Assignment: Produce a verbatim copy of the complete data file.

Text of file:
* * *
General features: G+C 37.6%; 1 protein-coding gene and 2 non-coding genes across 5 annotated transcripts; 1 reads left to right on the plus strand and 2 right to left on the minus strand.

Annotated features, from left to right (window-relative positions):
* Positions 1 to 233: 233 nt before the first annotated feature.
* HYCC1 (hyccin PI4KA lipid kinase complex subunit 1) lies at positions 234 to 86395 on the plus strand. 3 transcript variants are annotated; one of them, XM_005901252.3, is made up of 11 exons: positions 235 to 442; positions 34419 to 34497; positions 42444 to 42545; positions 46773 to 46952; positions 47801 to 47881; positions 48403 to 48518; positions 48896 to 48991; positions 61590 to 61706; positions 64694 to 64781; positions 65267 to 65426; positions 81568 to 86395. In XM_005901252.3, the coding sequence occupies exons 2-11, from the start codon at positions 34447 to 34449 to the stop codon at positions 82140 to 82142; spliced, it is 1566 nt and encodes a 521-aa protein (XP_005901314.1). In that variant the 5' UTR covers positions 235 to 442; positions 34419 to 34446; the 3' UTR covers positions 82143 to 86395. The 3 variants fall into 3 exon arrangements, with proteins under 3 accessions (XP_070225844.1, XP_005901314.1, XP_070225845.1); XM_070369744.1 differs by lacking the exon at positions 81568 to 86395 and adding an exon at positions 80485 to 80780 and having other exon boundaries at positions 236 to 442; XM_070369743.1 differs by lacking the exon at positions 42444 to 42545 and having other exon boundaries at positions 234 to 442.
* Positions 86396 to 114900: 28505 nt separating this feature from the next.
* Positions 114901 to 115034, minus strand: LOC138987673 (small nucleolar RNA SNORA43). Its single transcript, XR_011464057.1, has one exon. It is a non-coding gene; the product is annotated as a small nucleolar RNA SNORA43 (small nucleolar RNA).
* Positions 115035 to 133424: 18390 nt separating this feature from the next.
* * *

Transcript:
General features: G+C 37.6%; 1 protein-coding gene and 2 non-coding genes across 5 annotated transcripts; 1 reads left to right on the plus strand and 2 right to left on the minus strand.

Annotated features, from left to right (window-relative positions):
* Positions 1 to 233: 233 nt before the first annotated feature.
* HYCC1 (hyccin PI4KA lipid kinase complex subunit 1) lies at positions 234 to 86395 on the plus strand. 3 transcript variants are annotated; one of them, XM_005901252.3, is made up of 11 exons: positions 235 to 442; positions 34419 to 34497; positions 42444 to 42545; positions 46773 to 46952; positions 47801 to 47881; positions 48403 to 48518; positions 48896 to 48991; positions 61590 to 61706; positions 64694 to 64781; positions 65267 to 65426; positions 81568 to 86395. In XM_005901252.3, the coding sequence occupies exons 2-11, from the start codon at positions 34447 to 34449 to the stop codon at positions 82140 to 82142; spliced, it is 1566 nt and encodes a 521-aa protein (XP_005901314.1). In that variant the 5' UTR covers positions 235 to 442; positions 34419 to 34446; the 3' UTR covers positions 82143 to 86395. The 3 variants fall into 3 exon arrangements, with proteins under 3 accessions (XP_070225844.1, XP_005901314.1, XP_070225845.1); XM_070369744.1 differs by lacking the exon at positions 81568 to 86395 and adding an exon at positions 80485 to 80780 and having other exon boundaries at positions 236 to 442; XM_070369743.1 differs by lacking the exon at positions 42444 to 42545 and having other exon boundaries at positions 234 to 442.
* Positions 86396 to 114900: 28505 nt separating this feature from the next.
* Positions 114901 to 115034, minus strand: LOC138987673 (small nucleolar RNA SNORA43). Its single transcript, XR_011464057.1, has one exon. It is a non-coding gene; the product is annotated as a small nucleolar RNA SNORA43 (small nucleolar RNA).
* Positions 115035 to 133424: 18390 nt separating this feature from the next.